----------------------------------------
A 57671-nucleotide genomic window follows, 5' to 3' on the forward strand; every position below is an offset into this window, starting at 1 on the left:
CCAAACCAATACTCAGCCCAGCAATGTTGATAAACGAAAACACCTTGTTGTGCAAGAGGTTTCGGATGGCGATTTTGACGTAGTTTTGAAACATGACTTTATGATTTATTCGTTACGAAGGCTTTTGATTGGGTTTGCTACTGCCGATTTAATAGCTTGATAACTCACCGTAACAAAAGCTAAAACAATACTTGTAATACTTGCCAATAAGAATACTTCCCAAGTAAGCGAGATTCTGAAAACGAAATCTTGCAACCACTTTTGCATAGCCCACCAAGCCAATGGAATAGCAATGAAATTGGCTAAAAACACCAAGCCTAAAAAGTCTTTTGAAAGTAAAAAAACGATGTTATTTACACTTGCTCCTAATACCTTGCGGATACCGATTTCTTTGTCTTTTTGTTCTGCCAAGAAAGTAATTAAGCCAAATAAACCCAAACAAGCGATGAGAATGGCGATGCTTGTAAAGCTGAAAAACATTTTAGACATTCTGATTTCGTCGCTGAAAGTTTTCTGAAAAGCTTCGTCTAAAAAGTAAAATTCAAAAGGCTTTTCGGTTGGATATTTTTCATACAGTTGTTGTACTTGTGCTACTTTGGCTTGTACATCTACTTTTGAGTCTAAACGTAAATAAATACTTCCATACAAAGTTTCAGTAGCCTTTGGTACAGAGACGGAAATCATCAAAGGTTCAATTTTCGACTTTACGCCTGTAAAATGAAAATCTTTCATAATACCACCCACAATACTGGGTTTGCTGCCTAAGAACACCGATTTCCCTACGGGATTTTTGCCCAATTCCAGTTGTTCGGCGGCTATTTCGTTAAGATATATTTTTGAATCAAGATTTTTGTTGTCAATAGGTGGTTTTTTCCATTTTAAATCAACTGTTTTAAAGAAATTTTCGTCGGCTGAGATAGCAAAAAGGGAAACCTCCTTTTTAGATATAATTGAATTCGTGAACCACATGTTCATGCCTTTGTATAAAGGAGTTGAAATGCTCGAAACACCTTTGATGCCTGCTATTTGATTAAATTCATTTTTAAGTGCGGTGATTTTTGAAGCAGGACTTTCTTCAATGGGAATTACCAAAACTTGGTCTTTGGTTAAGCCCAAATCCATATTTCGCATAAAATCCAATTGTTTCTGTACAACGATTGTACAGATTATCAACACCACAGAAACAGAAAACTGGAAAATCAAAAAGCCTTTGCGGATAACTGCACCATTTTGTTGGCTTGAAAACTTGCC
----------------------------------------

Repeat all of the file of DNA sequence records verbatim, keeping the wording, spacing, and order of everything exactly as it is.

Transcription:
A 57671-nucleotide genomic window follows, 5' to 3' on the forward strand; every position below is an offset into this window, starting at 1 on the left:
CCAAACCAATACTCAGCCCAGCAATGTTGATAAACGAAAACACCTTGTTGTGCAAGAGGTTTCGGATGGCGATTTTGACGTAGTTTTGAAACATGACTTTATGATTTATTCGTTACGAAGGCTTTTGATTGGGTTTGCTACTGCCGATTTAATAGCTTGATAACTCACCGTAACAAAAGCTAAAACAATACTTGTAATACTTGCCAATAAGAATACTTCCCAAGTAAGCGAGATTCTGAAAACGAAATCTTGCAACCACTTTTGCATAGCCCACCAAGCCAATGGAATAGCAATGAAATTGGCTAAAAACACCAAGCCTAAAAAGTCTTTTGAAAGTAAAAAAACGATGTTATTTACACTTGCTCCTAATACCTTGCGGATACCGATTTCTTTGTCTTTTTGTTCTGCCAAGAAAGTAATTAAGCCAAATAAACCCAAACAAGCGATGAGAATGGCGATGCTTGTAAAGCTGAAAAACATTTTAGACATTCTGATTTCGTCGCTGAAAGTTTTCTGAAAAGCTTCGTCTAAAAAGTAAAATTCAAAAGGCTTTTCGGTTGGATATTTTTCATACAGTTGTTGTACTTGTGCTACTTTGGCTTGTACATCTACTTTTGAGTCTAAACGTAAATAAATACTTCCATACAAAGTTTCAGTAGCCTTTGGTACAGAGACGGAAATCATCAAAGGTTCAATTTTCGACTTTACGCCTGTAAAATGAAAATCTTTCATAATACCACCCACAATACTGGGTTTGCTGCCTAAGAACACCGATTTCCCTACGGGATTTTTGCCCAATTCCAGTTGTTCGGCGGCTATTTCGTTAAGATATATTTTTGAATCAAGATTTTTGTTGTCAATAGGTGGTTTTTTCCATTTTAAATCAACTGTTTTAAAGAAATTTTCGTCGGCTGAGATAGCAAAAAGGGAAACCTCCTTTTTAGATATAATTGAATTCGTGAACCACATGTTCATGCCTTTGTATAAAGGAGTTGAAATGCTCGAAACACCTTTGATGCCTGCTATTTGATTAAATTCATTTTTAAGTGCGGTGATTTTTGAAGCAGGACTTTCTTCAATGGGAATTACCAAAACTTGGTCTTTGGTTAAGCCCAAATCCATATTTCGCATAAAATCCAATTGTTTCTGTACAACGATTGTACAGATTATCAACACCACAGAAACAGAAAACTGGAAAATCAAAAAGCCTTTGCGGATAACTGCACCATTTTGTTGGCTTGAAAACTTGCC